Have you ever been emotionally distressed after scrolling, reading, liking or commenting on friends’ posts on Facebook? Do you obsessively check your Twitter timeline for updates, and find yourself unsatisfied and hungry for more?How about those reblogs on Tumblr? And those Instagram posts?
Don’t fret if your answer is yes to one, all, or any. According to entrepreneur and app developer, Bill Glaser, you’re not going crazy. There is an actual reason for this feeling – and it’s something we don’t even realize as we stare at our screens.
“The greater [our] use of it, the more likely that people are going to be lonely, and people are going to be depressed,” said Glaser, citing a combination of various news reports and the research of several German universities on the effects of social media.
Glaser explains that although the goal of social media is to connect people, it disconnects us because of the selective nature of our posts, which typically show off only our best side.Take Foursquare for example, you use your smartphone to “check-in” or register your location to show off to your friends. “It was a gamification of visiting a place, where the more you visit the area, there is an opportunity to earn points [for frequently checking in], and eventually becoming the Mayor of that place,” said Glaser.
“People only want to show their best moments online to their friends, and the result is a distorted view of the reality of their lives,” Glaser said. He believes this results in people questioning why their lives are not as amazing as their friends’ lives appear to be.
Since there is also an element of anonymity behind the screen, Glaser came to the conclusion that interacting on social media can sometimes be superficial. This status quo prompted him to rethink the idea of social interaction and that’s how his app OverNear was created.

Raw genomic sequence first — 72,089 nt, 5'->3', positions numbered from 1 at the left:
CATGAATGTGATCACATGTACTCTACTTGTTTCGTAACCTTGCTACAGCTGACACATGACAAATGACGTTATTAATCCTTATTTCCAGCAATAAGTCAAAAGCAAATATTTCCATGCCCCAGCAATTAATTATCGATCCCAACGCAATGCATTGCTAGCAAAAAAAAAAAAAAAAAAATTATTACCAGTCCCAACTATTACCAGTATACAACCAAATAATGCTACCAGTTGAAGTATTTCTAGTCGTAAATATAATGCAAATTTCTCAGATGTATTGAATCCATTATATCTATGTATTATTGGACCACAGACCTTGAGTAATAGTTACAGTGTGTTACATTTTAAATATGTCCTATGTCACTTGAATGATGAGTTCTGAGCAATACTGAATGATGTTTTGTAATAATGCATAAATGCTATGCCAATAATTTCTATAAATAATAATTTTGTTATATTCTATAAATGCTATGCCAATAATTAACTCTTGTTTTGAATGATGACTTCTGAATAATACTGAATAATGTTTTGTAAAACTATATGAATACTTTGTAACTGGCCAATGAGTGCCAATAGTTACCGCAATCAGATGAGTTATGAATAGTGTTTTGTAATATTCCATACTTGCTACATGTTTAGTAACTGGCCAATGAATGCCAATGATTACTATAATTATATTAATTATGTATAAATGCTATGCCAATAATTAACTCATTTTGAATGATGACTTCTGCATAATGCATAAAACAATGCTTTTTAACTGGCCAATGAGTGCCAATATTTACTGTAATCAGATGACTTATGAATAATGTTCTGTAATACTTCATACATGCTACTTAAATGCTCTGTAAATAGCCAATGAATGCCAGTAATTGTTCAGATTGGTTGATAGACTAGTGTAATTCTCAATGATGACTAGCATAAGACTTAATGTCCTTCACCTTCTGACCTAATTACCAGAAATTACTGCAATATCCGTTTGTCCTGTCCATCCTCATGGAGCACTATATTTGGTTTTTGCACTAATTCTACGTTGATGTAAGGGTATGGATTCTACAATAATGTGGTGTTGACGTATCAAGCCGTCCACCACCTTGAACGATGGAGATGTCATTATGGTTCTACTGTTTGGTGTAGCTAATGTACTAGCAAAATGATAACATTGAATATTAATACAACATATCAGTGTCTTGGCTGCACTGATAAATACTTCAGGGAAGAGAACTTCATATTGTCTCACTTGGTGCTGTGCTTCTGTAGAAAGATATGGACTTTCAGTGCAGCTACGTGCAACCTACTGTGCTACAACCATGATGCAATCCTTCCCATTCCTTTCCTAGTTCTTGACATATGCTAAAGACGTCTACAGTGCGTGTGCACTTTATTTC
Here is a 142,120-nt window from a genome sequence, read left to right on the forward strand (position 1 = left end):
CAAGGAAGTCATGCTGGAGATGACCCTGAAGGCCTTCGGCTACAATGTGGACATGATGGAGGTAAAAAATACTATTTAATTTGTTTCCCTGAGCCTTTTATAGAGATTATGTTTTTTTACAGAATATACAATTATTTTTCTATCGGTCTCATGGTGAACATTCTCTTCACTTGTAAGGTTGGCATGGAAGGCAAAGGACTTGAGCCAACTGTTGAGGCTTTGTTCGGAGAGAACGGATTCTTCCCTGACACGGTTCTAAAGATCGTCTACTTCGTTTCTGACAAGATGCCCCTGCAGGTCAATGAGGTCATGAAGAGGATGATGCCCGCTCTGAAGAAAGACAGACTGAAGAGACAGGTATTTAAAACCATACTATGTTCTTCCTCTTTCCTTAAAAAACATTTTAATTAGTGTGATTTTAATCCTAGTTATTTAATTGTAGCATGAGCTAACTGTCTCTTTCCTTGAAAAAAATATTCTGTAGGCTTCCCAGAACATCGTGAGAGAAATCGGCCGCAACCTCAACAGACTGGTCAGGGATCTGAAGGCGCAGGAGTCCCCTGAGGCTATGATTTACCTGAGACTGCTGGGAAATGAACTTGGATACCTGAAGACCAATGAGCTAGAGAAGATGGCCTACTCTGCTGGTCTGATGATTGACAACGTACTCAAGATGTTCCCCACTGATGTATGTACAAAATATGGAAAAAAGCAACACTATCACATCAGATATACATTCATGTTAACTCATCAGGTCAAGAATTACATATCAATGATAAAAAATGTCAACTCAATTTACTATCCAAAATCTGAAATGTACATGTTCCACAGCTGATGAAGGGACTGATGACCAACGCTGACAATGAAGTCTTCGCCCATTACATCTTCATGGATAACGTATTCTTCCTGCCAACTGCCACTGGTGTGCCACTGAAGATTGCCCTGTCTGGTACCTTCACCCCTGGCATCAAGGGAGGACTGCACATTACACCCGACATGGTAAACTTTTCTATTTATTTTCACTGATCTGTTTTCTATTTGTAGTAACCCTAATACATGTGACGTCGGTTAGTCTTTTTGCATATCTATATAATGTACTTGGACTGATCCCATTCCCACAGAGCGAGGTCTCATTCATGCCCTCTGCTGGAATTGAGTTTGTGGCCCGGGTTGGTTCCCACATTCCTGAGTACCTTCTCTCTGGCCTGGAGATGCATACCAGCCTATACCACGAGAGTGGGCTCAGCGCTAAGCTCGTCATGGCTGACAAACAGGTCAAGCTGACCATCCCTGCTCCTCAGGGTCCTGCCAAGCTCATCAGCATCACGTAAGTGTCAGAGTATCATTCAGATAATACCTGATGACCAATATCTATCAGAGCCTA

He explains how it’s not just one more social network added to the heap, but rather a productivity tool to link people to a certain area. Think of it like a fusion of Facebook events without the RSVP, Foursquare without the gaming factor, and Twitter without the noisy newsfeed. You can register to the place you’re going, in real-time, to tell friends and family where you’ll be. As Glaser explains, “It’s kind of like a future check-in. You put a post on a place that you’re going. If your friends happen to come to that area…your friends will be notified.”
The application has been available for free in the Apple App Store, since July 30. It is still in beta development, so expect a few bugs. Glaser has not forgotten Android users and hopes to have a compatible version ready for download by early 2014.
A pun on the term “Over here, over there,” Glaser has high hopes for OverNear to become a successful tool for connecting people together. “I think we are at a forefront of a trend of spending less time behind the screen…Nothing replaces face-to-face interaction.”